President Reiss to Take Top Job at Colonial Williamsburg
CHESTERTOWN, MD, June 17, 2014—Washington College president Mitchell B. Reiss has announced that he will step down this fall after four years at the helm to begin a new position as CEO and President of The Colonial Williamsburg Foundation in Virginia, effective October 6, 2014.
Reiss, who has been president of Washington College since July of 2010, will replace outgoing president and CEO Colin G. Campbell, a former president of Wesleyan University who has held the top leadership position at Colonial Williamsburg for 14 years.
According to the announcement from Colonial Williamsburg, in his new job Reiss will “focus on advancing Colonial Williamsburg as a leading center for history and citizenship with innovative, interactive experiences for the living history museum’s visitors.” “In Mitchell Reiss we have found the ideal candidate who has a range of experience in the public and private sectors,” said Thomas F. Farrell II, Chairman of the Board. “Colonial Williamsburg will benefit from his understanding of the intersection of education and preservation in a contemporary world.”
Reiss and his wife, Elisabeth, have strong ties to Williamsburg, where they lived for 10 years while he taught law and government and held several leadership positions at the College of William and Mary, including Vice Provost for International Affairs, Diplomat in Residence, and Director of the Wendy and Emery Reves Center for International Studies. The couple has maintained a home in Williamsburg, and their daughter, Michael, is a rising junior at William & Mary.
“This is sooner than I would have chosen to leave Washington College,” Reiss said of the upcoming move, “but the College is in a strong position for the future, with great senior leadership across the board, and this new opportunity — to lead a renowned living history museum that is so crucial to our nation’s sense of identity— is one I simply could not turn down. Colonial Williamsburg has long been committed to keeping alive the conversation about America’s founding principles. This conversation is as relevant today as it was at our country’s origin, and increasingly important to individuals around the world seeking their own pathways to freedom and human dignity.”
In a statement emailed to campus Tuesday morning, Reiss said, “It has been my privilege and honor to lead Washington College, one of the finest liberal arts colleges in the country. Together with an outstanding senior team, dedicated faculty, and highly professional staff, and with the constant support of the Board of Visitors and Governors, we have hired new faculty, developed new programs, renovated the College’s infrastructure, secured the waterfront campus and forged a new partnership with Mount Vernon. We have become a more selective and prestigious school, which this fall will welcome the most diverse entering class in its history.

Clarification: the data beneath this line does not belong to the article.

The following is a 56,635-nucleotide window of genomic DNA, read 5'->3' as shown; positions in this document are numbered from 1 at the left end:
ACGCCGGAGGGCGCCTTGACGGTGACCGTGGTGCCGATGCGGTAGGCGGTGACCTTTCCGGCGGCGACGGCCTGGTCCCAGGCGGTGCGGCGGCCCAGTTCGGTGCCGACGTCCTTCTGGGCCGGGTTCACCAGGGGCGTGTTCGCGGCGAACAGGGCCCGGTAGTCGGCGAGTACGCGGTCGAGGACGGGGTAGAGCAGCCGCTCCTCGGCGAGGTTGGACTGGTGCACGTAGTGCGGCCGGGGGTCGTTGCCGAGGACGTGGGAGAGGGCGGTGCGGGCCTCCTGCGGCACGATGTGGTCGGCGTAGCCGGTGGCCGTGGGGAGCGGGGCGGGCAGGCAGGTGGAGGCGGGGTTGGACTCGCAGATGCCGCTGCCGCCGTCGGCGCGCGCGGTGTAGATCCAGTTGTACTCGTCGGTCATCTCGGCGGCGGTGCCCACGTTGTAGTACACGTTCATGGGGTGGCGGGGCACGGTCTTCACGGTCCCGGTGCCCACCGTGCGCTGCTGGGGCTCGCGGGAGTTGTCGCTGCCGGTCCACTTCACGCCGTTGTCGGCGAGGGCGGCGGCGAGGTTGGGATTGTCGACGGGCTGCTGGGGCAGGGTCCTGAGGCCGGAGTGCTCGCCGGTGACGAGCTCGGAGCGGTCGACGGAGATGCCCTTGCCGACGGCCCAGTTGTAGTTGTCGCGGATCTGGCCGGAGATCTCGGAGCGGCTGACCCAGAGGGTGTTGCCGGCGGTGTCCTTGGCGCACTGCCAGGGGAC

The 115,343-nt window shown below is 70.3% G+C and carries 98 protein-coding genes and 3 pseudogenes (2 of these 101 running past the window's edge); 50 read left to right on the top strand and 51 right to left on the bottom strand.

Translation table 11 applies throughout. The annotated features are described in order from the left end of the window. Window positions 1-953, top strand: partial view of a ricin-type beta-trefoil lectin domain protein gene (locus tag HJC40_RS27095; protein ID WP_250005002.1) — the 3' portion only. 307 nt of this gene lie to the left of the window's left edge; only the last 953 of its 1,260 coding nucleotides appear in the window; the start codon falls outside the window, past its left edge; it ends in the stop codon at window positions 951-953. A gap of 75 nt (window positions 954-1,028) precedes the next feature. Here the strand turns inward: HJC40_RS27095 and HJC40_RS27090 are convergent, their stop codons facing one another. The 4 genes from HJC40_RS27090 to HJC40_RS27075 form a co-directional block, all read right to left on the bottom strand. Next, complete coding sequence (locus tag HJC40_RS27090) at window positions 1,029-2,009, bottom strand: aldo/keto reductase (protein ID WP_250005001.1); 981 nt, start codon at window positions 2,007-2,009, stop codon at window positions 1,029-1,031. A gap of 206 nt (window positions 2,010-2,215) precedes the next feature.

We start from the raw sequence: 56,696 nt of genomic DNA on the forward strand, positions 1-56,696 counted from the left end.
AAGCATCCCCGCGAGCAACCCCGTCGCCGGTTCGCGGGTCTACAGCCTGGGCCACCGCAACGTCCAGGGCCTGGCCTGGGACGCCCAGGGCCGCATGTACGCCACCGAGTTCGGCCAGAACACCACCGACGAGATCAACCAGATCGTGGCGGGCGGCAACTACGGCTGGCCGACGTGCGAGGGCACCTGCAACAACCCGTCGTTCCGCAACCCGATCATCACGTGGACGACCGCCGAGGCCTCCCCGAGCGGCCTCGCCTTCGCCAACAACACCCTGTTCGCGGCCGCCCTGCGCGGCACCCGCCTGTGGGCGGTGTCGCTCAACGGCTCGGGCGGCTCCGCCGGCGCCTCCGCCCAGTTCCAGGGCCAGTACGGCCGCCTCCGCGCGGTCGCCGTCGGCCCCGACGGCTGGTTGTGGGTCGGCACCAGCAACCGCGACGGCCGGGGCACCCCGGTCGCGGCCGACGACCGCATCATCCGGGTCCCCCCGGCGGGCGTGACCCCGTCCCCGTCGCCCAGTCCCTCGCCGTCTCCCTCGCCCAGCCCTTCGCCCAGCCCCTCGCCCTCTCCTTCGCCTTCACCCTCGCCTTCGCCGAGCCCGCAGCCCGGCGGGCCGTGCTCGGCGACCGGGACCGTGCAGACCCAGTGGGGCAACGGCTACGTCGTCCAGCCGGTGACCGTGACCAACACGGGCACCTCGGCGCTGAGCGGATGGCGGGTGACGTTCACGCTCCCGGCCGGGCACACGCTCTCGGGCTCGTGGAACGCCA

“Elisabeth and I have enjoyed the many personal friendships we have made during these past few years with members of the entire Washington College community,” he continued. “We thank everyone who has embraced us as members of this very special place.”
Speaking for the Washington College Board of Visitors and Governors, chair Edward Nordberg thanked Reiss “for his strong leadership and for all he and Elisabeth have done for Washington College in their four years in Chestertown. We are excited about the new strategic plan and its vision for the College and are pleased with the progress we’ve already made toward raising the financial support that will bring it to fruition,” he added. “Washington College is a stronger institution today because of Mitchell’s contributions. We wish him all the best at Colonial Williamsburg.”
Nordberg said the Board will name an interim president well in advance of Reiss’s departure and will promptly begin the search process for his successor.
In addition to his career in higher education, Mitchell Reiss has served as an international negotiator, a national security expert and a consultant to governments, corporations and philanthropic foundations. He served two years as Director of the Office of Policy Planning at the U.S. State Department; and as the President’s Special Envoy for the Northern Ireland Peace Process, he was instrumental in the negotiations that ended “the Troubles.” His most recent book, Negotiating with Evil: When to Talk to Terrorists, shared insights from his experiences and from interviews with military and political leaders and former terrorists around the globe.
The executive he is succeeding, Colin Campbell, led Colonial Williamsburg through the tourism and economic challenges that followed both 9/11 and the Great Recession of 2009. He oversaw a $200 million investment to modernize hospitality facilities and directed a shift in programming that capitalized on the introduction of interactive strategies including street theater, new media and digital devices.
“It has been an honor and a pleasure to lead Colonial Williamsburg through challenging times,” Campbell said. “Mitchell Reiss is the perfect choice to lead this extraordinary place into the future. I have known him for many years and have great respect for his intellectual curiosity and his deep commitment to community. I look forward to doing everything I can to support his presidency.”